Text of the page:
Soil Water Content Directly Affects Bud Burst Rate in Single-Node Cuttings of Perennial Plants

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The use of single-node cuttings of shoots as explants to study bud dormancy and its physiology under controlled conditions is a common practice in grapevine (Vitis vinifera L.) or other perennial plant research. In particular, this method has been extensively used to understand the effect of different chemicals on bud dormancy and bud burst. However, the soil water content in those experiments is usually not reported and its relevance is often neglected. Here, we observed that an unevenly distributed soil water content in a tray containing multiple explants results in an uneven pattern of bud burst within the same treatment. Thus, we hypothesised that soil water content can dramatically affect bud burst. To investigate this, we first established that fresh single-node cuttings were able to transport water into the buds. We then tested the rate of bud burst at different water treatments (35%, 55%, 70%, 85%, and 100% of field capacity; FC). We observed a clear dependence of bud burst on water, in which, at very low levels of water, bud burst does not occur; after 35% FC, bud burst rate increases with water content until around 85% FC; and, from 85% FC, bud burst rate becomes independent of water content. These data highlight the critical importance of monitoring soil water content in any bud burst assay in perennials. Finally, we provide a detailed protocol for determining and controlling field capacity and other soil water content indicators.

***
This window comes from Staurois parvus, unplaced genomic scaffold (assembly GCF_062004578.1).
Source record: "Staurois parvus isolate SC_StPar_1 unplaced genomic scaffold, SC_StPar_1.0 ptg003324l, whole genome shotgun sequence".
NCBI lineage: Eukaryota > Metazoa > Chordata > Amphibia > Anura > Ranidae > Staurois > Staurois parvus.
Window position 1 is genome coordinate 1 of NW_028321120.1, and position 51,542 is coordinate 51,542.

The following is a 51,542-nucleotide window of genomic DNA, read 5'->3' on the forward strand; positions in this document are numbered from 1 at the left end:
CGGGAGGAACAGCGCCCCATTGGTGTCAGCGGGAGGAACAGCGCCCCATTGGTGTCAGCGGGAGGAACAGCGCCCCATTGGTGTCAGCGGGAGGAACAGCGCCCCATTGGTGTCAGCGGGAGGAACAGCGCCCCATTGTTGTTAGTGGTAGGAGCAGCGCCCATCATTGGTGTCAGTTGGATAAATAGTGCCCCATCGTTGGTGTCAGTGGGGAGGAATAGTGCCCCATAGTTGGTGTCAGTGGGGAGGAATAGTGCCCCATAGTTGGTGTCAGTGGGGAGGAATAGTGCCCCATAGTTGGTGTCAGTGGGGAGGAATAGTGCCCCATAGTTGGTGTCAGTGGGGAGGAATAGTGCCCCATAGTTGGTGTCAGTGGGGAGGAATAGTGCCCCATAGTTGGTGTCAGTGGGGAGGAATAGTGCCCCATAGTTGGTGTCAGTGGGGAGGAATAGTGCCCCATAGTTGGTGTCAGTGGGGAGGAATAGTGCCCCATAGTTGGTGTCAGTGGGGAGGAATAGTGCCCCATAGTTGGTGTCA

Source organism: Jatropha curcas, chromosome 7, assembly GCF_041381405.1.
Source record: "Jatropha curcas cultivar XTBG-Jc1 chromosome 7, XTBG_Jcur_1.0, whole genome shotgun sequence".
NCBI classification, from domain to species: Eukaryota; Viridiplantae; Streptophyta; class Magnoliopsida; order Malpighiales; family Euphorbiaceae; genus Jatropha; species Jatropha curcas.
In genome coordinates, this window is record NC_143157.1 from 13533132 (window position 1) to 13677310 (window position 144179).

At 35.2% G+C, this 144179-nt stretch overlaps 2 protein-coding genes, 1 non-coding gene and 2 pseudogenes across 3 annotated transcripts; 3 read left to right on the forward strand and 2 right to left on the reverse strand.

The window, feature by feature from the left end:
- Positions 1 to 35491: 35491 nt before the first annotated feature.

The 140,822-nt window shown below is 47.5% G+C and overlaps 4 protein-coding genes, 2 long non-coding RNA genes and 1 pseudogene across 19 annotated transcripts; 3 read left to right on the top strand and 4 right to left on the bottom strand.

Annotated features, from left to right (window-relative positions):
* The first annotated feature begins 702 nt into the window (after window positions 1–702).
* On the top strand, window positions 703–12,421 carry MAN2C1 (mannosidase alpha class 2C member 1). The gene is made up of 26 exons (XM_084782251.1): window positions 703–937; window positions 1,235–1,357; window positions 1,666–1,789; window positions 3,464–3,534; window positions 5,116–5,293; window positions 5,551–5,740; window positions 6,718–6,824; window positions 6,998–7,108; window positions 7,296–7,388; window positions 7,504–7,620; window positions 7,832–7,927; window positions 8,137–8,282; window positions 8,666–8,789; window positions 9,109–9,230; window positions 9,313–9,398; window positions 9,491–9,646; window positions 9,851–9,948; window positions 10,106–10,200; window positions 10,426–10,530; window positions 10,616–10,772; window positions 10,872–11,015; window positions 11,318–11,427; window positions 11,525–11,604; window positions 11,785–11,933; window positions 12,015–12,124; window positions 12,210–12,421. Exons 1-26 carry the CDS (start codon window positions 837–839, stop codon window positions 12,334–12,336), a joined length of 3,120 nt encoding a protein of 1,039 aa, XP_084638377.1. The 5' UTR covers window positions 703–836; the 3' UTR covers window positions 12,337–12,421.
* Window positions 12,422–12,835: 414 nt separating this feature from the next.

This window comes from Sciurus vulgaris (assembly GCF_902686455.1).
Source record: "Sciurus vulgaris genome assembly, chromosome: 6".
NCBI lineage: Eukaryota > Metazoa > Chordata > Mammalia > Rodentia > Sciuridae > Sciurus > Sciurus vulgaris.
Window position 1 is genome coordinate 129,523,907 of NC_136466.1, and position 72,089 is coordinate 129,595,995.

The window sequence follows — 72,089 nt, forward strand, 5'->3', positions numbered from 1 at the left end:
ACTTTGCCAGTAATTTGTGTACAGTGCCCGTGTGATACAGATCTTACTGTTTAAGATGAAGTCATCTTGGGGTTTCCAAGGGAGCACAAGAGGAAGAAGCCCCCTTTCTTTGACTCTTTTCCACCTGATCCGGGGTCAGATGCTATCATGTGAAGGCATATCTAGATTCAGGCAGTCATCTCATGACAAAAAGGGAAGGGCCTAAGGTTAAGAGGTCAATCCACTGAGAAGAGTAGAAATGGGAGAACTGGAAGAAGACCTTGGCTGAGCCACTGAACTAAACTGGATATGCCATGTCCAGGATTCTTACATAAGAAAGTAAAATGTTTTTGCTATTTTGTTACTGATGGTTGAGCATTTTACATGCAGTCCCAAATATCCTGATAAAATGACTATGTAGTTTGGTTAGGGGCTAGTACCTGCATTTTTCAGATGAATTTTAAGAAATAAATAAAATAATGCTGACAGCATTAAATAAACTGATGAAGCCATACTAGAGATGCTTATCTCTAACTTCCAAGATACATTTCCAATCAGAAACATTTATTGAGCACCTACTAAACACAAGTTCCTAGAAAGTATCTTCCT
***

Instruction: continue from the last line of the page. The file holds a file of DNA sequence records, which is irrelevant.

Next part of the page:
Original languageEnglish
Article number360
Issue number2
Publication statusPublished - Feb 2022


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